As children go back to school and sports get ready to restart, there is one aspect of pandemic life that will not change anytime soon: working from home.
The states are trying to open up the economy as much as is safe, while preventing a repeat of the number of people who used to pack onto trains in peak hour.
That means even those in regional areas have been told that working from home is likely to be one of the last things to change.
Victorian Premier Daniel Andrews said on Monday that it was critical in controlling the spread of the virus as other restrictions lifted.
"The chief health officer is very clear that one of our greatest challenges, one of the greatest risks, is if everyone simply comes back to the office," he said.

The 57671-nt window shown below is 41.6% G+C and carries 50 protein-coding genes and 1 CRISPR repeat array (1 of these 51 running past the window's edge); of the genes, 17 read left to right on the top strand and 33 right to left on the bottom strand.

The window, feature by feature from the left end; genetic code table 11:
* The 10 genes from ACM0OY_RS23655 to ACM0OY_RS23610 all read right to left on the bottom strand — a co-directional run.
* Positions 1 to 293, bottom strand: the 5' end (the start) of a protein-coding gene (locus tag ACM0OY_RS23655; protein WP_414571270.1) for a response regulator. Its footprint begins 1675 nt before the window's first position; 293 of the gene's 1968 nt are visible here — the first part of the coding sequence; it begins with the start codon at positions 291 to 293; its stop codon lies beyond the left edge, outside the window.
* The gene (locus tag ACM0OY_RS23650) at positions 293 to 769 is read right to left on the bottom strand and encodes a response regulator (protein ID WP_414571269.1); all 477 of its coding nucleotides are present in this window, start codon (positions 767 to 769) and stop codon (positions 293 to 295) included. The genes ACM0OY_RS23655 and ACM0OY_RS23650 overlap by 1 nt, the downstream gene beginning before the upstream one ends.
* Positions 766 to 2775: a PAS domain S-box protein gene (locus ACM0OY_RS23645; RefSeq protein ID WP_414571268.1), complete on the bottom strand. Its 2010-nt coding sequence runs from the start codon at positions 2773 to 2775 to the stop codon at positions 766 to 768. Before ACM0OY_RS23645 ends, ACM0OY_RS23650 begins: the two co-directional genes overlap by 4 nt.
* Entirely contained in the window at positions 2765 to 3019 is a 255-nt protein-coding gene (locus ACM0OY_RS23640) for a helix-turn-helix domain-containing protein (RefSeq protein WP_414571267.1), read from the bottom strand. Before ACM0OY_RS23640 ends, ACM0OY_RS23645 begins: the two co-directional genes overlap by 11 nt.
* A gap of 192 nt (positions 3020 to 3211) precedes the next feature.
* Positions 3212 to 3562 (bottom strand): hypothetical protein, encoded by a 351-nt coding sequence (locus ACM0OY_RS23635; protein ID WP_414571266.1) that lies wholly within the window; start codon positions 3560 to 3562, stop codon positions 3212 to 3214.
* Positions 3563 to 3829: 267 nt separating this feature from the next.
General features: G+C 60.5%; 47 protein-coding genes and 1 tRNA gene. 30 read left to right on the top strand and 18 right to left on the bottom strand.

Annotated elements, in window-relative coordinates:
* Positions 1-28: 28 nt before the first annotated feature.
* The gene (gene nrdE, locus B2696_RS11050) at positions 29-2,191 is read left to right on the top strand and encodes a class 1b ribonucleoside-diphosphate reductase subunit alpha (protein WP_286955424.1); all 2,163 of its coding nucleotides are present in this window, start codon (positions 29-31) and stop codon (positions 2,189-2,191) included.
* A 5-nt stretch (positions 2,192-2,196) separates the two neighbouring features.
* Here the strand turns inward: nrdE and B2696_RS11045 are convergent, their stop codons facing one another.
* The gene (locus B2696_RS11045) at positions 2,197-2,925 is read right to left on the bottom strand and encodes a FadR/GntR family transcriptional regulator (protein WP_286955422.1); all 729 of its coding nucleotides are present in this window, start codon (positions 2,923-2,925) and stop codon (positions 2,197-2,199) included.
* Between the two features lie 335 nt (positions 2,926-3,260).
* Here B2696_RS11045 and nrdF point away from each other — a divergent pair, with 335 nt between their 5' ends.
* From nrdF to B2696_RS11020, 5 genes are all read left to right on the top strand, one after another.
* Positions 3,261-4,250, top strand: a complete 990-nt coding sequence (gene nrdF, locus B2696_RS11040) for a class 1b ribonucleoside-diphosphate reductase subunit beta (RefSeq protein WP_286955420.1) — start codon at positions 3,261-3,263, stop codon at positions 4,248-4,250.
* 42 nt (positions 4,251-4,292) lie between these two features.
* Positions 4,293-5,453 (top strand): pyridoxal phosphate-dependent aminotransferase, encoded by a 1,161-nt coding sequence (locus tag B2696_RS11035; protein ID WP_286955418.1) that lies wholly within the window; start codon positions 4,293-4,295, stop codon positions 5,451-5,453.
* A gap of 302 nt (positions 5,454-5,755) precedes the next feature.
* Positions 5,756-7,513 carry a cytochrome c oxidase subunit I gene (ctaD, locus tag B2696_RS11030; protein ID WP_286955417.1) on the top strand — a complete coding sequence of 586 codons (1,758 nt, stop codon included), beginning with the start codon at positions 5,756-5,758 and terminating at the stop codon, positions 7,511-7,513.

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"One of the last things that will come off will be this notion that if you can work from home you must work from home.
"That principally relates to the chief health officer's concern that if everyone just goes back to pressing lift buttons, sharing bathrooms, using kitchens - all the natural things that just happen in office environments and a range of other workplaces.
"If we just go back to that, then we will do nothing but spread the virus."
NSW Transport Minister Andrew Constance said he understood not everyone has a job that can be done from home, but wanted people to stay out of offices as much as possible.
"If you've got the capabilities to continue working from home, particularly if your productivity can move as the kids go back to school, then that's what we'd urge everyone to do," he said on Monday.
"We're not here to guide business, we're here to work in partnership with the business community and facilitate the movement of people."
He said commuters who did need to use buses and trains would have to maintain the 1.5-metre social distancing.
"Community transmission is a major risk in transport networks, as we've seen around the world," Mr Constance said.